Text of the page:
Uproxx knows that science, technology, engineering, and math (STEM) disciplines are driving the future of this planet forward. Every day, we see new ideas, fresh innovations, and bold trailblazers in these fields. Follow us this month as we highlight how STEM is shaping the culture of NOW.
I cleared my throat, fighting back tears. I’ve never liked crying, much less crying in public — even though it would have seemed perfectly normal on this occasion. I was standing inside a marble mausoleum, watching two soldiers fold the American flag over a mahogany casket. All the feelings of disbelief leading up to that moment evaporated, and I was hit with the cold hard truth: My cousin Gaston was dead; cancer had stolen another member of our family.
Just a few months earlier, I was at Gaston’s house — unsure if I was there to say goodbye or to give him hope. I knew it was “goodbye” when I saw the man we called “Doc” sitting up on his bed, looking frail and weak. “What?” I thought, when my dad first shared the diagnosis, “doctors don’t get sick.” I was wrong, of course. Gaston had stage four colon cancer.
You’ll sometimes hear people call colon cancer “one of the bad ones” — the joke being that all cancer is bad, though colon cancer is particularly vicious. It’s the #2 killer among cancers in the US. Cases like my cousin’s — which was detected late — are often considered hopeless (the survival rate for these cases is 15%). But don’t bring any of that doom and gloom around Keven Stonewall. The twenty-two-year-old scientist has his sights set on ending the disease, and you’d be a fool to doubt him.
Stonewall, a Chicagoan, was just 19 when he researched a breakthrough colon cancer vaccine through a treatment called immunotherapy. His work also revealed that the vaccine needed to be age specific, after Stonewall led an experiment injecting a mitoxantrone-based vaccine (mitoxantrone is a well-known cancer-fighting drug) into two sets of mice, an older group, and a younger group. He then shot the mice with aggressive colon cancer cells and monitored them for several days. Stonewall found that the tumors in the younger mice were entirely gone after they had been injected with his vaccine, but the older mice were still affected.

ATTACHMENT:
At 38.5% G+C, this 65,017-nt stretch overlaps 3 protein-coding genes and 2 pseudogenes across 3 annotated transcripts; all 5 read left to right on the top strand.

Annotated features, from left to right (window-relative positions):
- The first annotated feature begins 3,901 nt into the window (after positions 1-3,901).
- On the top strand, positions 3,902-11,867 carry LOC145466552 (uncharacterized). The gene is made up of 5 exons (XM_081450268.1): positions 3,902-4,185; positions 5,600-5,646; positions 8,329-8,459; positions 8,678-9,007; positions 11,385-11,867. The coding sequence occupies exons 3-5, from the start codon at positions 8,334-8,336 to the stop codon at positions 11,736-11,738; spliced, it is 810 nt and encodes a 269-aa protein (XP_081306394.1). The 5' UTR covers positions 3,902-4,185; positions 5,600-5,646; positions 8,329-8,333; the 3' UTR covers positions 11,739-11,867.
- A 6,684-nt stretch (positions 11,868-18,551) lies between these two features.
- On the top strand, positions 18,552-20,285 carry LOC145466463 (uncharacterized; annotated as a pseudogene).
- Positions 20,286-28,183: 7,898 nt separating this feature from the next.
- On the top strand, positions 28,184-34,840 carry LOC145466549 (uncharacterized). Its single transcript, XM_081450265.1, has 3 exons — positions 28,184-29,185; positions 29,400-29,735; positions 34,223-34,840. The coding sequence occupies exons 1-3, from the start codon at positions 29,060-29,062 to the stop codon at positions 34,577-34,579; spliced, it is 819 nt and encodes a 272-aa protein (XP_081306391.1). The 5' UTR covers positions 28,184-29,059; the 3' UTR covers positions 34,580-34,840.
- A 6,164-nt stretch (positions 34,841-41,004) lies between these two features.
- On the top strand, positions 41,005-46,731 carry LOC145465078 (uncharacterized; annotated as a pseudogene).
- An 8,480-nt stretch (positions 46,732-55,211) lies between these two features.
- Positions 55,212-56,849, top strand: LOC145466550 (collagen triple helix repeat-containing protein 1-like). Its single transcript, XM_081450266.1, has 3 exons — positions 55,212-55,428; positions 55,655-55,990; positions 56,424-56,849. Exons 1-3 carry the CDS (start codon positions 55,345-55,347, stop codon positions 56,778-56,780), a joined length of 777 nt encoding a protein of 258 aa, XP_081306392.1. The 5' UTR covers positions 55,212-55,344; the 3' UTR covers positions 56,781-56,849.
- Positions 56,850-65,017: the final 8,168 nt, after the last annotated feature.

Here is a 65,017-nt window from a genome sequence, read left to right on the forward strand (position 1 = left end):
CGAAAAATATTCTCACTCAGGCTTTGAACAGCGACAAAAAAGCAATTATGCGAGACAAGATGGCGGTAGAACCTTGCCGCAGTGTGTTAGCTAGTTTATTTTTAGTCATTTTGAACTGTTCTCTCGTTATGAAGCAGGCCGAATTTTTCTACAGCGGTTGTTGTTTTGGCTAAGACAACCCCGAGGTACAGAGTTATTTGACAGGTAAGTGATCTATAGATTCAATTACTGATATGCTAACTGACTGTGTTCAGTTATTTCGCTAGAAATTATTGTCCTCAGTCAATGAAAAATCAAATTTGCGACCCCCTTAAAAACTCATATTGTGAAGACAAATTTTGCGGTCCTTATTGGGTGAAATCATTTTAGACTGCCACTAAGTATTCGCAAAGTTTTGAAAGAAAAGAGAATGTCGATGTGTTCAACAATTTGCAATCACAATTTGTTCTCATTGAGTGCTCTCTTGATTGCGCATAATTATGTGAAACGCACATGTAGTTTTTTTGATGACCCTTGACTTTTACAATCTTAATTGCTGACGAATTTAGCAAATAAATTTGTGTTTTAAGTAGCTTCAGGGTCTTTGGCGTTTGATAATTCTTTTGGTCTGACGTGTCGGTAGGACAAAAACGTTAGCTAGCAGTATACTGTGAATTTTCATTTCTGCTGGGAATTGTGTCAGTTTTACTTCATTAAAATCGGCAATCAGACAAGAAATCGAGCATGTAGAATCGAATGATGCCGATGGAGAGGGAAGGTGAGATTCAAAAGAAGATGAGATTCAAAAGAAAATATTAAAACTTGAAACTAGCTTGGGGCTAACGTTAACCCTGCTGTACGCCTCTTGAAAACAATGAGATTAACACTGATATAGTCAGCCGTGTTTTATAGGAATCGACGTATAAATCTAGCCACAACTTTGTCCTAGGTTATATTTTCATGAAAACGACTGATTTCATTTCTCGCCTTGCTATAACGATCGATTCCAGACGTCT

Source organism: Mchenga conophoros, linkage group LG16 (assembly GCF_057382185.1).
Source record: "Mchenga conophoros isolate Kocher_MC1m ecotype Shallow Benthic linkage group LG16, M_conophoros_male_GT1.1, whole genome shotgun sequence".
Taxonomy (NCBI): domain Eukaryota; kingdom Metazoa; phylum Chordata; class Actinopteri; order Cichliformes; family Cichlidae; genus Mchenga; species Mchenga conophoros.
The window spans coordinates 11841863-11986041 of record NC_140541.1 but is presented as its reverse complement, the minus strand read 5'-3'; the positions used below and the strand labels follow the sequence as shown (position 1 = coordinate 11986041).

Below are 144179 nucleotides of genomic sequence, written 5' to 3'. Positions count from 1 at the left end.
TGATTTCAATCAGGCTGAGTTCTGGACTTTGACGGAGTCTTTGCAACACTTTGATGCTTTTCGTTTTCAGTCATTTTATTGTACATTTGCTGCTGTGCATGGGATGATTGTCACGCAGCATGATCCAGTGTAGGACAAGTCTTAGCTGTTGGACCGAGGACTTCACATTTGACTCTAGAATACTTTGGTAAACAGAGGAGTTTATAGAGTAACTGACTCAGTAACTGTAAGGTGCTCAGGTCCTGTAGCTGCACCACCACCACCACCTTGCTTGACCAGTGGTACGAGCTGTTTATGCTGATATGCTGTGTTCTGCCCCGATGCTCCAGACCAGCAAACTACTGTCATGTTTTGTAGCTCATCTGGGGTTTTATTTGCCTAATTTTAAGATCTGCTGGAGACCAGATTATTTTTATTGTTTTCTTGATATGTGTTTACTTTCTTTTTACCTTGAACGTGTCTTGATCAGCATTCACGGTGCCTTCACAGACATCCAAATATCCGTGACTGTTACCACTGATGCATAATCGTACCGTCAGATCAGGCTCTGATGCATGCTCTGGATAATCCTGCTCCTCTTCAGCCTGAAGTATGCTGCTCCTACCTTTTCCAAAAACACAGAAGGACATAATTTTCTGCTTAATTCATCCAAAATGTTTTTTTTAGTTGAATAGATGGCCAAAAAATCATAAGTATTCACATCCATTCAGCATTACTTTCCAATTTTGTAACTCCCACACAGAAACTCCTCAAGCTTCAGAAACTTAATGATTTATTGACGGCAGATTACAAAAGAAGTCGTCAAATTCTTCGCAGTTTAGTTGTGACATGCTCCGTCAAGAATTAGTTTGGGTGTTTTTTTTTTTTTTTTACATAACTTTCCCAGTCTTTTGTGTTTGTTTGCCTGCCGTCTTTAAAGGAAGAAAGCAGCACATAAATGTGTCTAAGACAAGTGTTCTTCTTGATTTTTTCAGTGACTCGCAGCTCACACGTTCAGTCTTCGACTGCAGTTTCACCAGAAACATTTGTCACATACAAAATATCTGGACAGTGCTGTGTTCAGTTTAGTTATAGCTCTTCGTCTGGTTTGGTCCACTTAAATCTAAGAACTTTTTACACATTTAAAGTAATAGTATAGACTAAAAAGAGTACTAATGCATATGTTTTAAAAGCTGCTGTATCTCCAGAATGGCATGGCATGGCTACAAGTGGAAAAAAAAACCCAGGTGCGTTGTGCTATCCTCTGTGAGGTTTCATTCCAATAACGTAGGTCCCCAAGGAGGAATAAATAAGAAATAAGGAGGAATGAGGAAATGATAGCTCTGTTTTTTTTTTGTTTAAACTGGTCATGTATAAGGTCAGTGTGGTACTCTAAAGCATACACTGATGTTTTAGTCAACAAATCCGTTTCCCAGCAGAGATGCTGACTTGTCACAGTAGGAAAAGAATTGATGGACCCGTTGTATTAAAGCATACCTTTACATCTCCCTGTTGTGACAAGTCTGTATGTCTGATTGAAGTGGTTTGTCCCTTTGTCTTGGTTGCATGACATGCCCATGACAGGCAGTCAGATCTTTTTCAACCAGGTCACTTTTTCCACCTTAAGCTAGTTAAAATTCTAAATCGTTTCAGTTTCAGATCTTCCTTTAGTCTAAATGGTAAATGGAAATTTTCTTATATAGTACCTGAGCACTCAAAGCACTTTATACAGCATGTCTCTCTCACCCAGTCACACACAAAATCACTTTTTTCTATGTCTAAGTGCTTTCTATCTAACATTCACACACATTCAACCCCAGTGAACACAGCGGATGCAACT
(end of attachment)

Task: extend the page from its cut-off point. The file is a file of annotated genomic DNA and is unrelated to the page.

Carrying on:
“He should be heralded for helping to develop more effective colon cancer treatments,” Carl Ruby, the Rush University professor who ran the lab where Stonewall did his research, told DNA Info. “He has all the tools. He will go far.”
So how did a black teen from Chicago’s infamous South Side end up becoming a world-renowned cancer researcher? It all started with a microscope in 5th grade.
“I went to my teacher, and I kept asking like, ‘Okay, what do people do with microscopes? What can I do with a microscope?”’ he says. “Because the only time I’d seen a microscope was on TV and those scientists you know, Dexter’s Laboratory or all those different science TV shows.”
What Stonewall didn’t see on TV were scientists of color. While he’s everyone’s favorite scientist now, Neil deGrasse Tyson hadn’t hit the mainstream back then. Seeing a black scientist on your screen at the time was about as rare as, well, seeing a black scientist on your television screen today (minus literally one person). According to a 2013 National Science Foundation study, black men make up just three percent of scientists and engineers in STEM (science, technology, engineering, and math) fields.
“From an aspect of race necessarily you didn’t see a black scientist,” Stonewall says of his childhood. “You probably saw your old white man with a white lab coat.”
When 10-year-old Stonewall saw that microscope, he was told by his teacher that “people do science if they like to answer questions and want to save lives.” He was immediately hooked. So much so that he asked his parents for a microscope for Christmas. Fortunately for… literally the whole planet, his parents were very supportive of this newfound interest.
“Both of my parents are in the education field, so education was something that was always heavily valued growing up,” Stonewall says. “If I wanted a microscope, they knew that was going to be something that would help me be passionate or advance in the field. Because their philosophy of education is kids have to do something in order to be at their highest potential.”
It wasn’t until Stonewall entered high school that he developed an interest in cancer, after the then 14-year-old witnessed a friend’s life torn to shreds by the loss of his uncle to colon cancer. The American Cancer Society reports that while grief is expected after a loved one dies from cancer, 1 in 5 will develop clinical depression.
“It got to the point where he was the top student in our high school class, and he dropped to be one of the lower ranked students,” he says. “It affected him emotionally, economically, physically… He just wasn’t the same.”
Cancer’s destructive toll pushed Stonewall to google questions like, “What is cancer?” and “How does somebody get cancer?” This preliminary research lasted two years before Stonewall decided he needed to do more. Already interested in science, he applied for several internships during his junior year of high school in hopes of working at a research lab.